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On Saturday my normally quite calm and collected friend Franz Xaver from the Eleonore rang 4 times – I had my phone on silent because I had had the pleasure of listening to Hubert Maturana speak about perception, consciousness and suchlike – which is rather unusual. I finally rang him back and he told me that there was a fellow at the Eleonore with a sail similar to the Subak’s and that he was doing much better than we were with tacking and generally sailing around. I had planned on an action packed late afternoon but decided that if Xav says people need to be visited, they probably do. And I need to get down to the Subak often to bail her out as the sealing was less than perfect.

I arrived at the Winterhafen and saw a dark red sail, a lug of some sort, down near the Eleonore. I rode down, headed down and arrived just in time to help him moor to the sweet little Lisbeth, a strangely motorised vessel (one cylinder, two pistons). We chatted, found out what was going on, then he asked if I wanted to come out for a sail and see how this rig works. It was clear that I would not say no.

So began a couple of lovely hours with Giacomo, the Man on the River, who is traveling from near London to Istanbul for all sorts of reasons. Check out the site, I will not try to explain it. We hit it off immediately – there are so many thing we have in common, except that he is more vital and interested and doing these things! CoC aims to interview people and collect their impressions of the river – he is doing this. Right now.

Giacomo setting sail in the Handelshafen leaving Time's Up heading downstream.

But first – the boat. I first understood Claudia, but she is Clodia, named, I believe, after a village (near where) she was built. An Iain Oughtred design – old lines, new technologies. A large (12.4 square meter) lug sail with a small (2.5 square meter) triangular mizzen. Three rowing stations with long thin oars. No motor. A slight breeze and she “lifts her skirts” and dances away. We could not see any movement in the leaves yet made (slow) progress against the 1-2 kmh Danube current. Built from leftovers and donated wood, sails, gear in general. Wonderful!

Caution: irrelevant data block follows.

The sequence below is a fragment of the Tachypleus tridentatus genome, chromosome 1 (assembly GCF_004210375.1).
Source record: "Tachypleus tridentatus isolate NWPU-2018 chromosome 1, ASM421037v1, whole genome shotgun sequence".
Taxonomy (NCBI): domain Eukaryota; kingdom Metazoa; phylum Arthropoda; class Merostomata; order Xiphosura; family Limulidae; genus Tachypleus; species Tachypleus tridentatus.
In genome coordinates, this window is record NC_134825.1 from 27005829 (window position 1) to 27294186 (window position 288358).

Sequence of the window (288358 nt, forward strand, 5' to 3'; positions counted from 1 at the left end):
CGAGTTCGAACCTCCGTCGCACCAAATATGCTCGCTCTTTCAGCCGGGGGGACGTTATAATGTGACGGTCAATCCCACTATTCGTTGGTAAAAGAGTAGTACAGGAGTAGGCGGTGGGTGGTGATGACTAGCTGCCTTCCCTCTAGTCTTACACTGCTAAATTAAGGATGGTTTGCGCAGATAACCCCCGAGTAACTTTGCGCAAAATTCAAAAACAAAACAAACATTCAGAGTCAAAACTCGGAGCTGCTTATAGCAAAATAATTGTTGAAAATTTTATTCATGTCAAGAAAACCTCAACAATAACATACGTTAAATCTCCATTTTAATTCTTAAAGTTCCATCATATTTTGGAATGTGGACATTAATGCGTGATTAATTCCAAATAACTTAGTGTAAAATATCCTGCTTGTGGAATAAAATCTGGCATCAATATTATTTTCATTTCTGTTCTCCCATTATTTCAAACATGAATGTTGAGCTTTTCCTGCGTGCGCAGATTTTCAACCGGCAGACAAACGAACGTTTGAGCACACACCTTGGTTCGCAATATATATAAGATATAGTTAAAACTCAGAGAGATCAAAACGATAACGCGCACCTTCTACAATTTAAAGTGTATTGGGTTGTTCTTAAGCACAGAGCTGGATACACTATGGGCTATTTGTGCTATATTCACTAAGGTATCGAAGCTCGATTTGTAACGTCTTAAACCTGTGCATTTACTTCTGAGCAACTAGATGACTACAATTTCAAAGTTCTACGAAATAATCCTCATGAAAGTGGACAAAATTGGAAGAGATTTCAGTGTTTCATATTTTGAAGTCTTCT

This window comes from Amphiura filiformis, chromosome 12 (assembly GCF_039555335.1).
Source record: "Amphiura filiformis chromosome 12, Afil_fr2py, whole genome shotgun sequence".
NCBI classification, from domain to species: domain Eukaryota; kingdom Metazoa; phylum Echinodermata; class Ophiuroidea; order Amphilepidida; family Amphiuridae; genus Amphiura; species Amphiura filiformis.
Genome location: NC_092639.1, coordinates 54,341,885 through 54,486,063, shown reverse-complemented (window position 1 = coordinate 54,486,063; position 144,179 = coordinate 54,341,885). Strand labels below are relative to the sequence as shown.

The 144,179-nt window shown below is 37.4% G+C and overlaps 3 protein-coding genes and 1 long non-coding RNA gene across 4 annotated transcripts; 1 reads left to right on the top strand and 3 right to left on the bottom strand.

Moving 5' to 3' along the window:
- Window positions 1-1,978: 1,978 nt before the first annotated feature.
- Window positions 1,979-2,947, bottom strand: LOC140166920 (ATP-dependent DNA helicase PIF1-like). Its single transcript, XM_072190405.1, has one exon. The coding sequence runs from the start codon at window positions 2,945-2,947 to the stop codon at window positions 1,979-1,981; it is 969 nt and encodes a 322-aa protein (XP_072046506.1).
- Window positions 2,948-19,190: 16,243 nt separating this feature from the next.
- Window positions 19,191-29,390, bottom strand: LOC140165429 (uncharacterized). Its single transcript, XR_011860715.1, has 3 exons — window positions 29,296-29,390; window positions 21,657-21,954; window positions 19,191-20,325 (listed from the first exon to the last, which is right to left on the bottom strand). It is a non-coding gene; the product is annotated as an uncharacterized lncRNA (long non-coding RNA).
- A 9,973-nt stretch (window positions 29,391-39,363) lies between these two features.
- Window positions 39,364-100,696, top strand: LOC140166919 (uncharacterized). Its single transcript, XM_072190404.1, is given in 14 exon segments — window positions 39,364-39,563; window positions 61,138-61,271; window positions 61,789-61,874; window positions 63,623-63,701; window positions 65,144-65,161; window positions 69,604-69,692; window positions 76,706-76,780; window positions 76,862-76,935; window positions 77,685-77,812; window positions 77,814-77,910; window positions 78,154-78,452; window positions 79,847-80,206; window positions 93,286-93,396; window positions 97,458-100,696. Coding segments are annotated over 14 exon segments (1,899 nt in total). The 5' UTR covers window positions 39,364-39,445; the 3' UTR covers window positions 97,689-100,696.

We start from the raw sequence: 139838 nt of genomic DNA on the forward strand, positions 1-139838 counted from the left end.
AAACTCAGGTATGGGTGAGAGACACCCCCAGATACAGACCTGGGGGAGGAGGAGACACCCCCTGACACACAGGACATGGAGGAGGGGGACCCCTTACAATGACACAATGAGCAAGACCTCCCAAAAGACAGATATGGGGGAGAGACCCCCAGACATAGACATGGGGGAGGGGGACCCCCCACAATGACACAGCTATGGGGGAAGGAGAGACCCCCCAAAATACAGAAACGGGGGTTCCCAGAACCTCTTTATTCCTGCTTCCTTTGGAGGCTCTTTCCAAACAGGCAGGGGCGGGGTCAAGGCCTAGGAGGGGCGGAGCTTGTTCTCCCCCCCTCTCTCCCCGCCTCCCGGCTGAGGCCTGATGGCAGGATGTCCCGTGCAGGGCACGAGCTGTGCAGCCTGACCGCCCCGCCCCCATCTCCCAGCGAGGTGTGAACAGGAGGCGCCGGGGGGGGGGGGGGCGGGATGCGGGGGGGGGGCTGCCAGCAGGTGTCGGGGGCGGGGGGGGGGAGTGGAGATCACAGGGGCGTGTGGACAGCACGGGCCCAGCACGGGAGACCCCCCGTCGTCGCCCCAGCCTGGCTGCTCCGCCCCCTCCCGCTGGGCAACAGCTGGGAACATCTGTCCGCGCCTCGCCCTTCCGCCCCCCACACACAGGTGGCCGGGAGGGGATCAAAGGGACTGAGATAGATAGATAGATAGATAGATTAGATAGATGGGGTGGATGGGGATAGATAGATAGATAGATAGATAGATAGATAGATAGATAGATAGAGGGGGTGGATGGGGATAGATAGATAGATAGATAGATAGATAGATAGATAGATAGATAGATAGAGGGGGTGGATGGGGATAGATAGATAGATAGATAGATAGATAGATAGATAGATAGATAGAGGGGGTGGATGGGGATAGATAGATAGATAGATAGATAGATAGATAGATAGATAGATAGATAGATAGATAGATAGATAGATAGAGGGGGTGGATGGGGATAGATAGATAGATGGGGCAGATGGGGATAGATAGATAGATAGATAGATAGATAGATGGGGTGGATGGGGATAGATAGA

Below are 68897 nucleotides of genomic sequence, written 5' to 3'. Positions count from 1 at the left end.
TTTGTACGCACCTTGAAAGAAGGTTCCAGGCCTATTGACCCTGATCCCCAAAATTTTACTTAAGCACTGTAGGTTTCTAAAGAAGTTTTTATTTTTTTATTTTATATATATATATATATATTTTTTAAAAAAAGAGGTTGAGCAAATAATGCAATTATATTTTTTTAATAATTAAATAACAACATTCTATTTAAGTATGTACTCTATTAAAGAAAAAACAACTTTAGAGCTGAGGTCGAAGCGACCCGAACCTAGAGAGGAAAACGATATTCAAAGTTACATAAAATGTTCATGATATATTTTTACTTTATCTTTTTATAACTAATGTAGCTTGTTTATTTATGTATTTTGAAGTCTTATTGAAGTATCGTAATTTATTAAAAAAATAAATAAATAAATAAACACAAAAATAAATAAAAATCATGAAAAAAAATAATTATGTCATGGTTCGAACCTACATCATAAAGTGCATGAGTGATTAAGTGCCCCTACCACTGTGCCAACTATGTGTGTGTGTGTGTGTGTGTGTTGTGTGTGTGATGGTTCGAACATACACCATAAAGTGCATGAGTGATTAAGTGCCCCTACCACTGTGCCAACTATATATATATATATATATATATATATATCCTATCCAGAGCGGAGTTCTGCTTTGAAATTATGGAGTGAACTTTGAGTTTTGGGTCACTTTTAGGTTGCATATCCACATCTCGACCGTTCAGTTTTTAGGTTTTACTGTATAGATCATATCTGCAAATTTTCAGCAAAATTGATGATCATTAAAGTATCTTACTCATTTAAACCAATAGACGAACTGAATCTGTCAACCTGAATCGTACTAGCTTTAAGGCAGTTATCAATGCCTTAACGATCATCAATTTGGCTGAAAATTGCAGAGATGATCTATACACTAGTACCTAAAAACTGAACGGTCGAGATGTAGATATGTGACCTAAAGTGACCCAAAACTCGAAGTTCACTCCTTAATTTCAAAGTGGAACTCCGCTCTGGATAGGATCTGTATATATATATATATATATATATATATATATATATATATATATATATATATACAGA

Heavy sails cut simply. Two rows of reefing, to keep things under control. He often semi-reefs the leech of the sail to keep the boom above his head so he can “power sail,” that is, row and sail at the same time. The paddles replace the rudder for steering, the rowing is not as heavy as it could be. He has a tack line to adjust the distance of the tack of the sail from the mast, allowing adjustments depending upon what point of sail he is on. No pulleys for the halyard, raising it is child’s play.

Comparing this finely wrought vessel with the chaotic shamozzle that is Subak, one sees why people actually train as nautical engineers. This thing moves.

Giacomo nevertheless loved the messiness of the Subak. I am sure he has many reasons, but one he mentioned was that something like this shows that boating is not the bastion of the wealthy, something that can only be undertaken by some elite. We can all get out on the water (if we want) and need not feel like it is too hard. There is a common misinterpretation that boaters are wealthy; a uni friend said something to the effect that she need not worry about my security as I was a boat owner; obviously I am independently wealthy. The strange people at Attitudes and Latitudes go on about similar issues: boating for “the rest of us” because although the boating glossy magazines are filled with advertisements for expensive watches and more expensive boats, most boaties can just about pay their pen fees.

Giacomo planned this journey alone: thus the name is in the singular. But luckily for us all, a crew of supporters are with him on a second boat. Bruno the skipper who also sailed with Giacomo across the English Channel as safety. Fine the documentarist who has suspended her own project to be part of this one. And Paolo the camera man, a charming fellow with a perfect pork pie hat.

I look forward to seeing some more videos along the way. And hope that we all learn a bit more about ways to deal with being on the water, on this blue planet, with one another.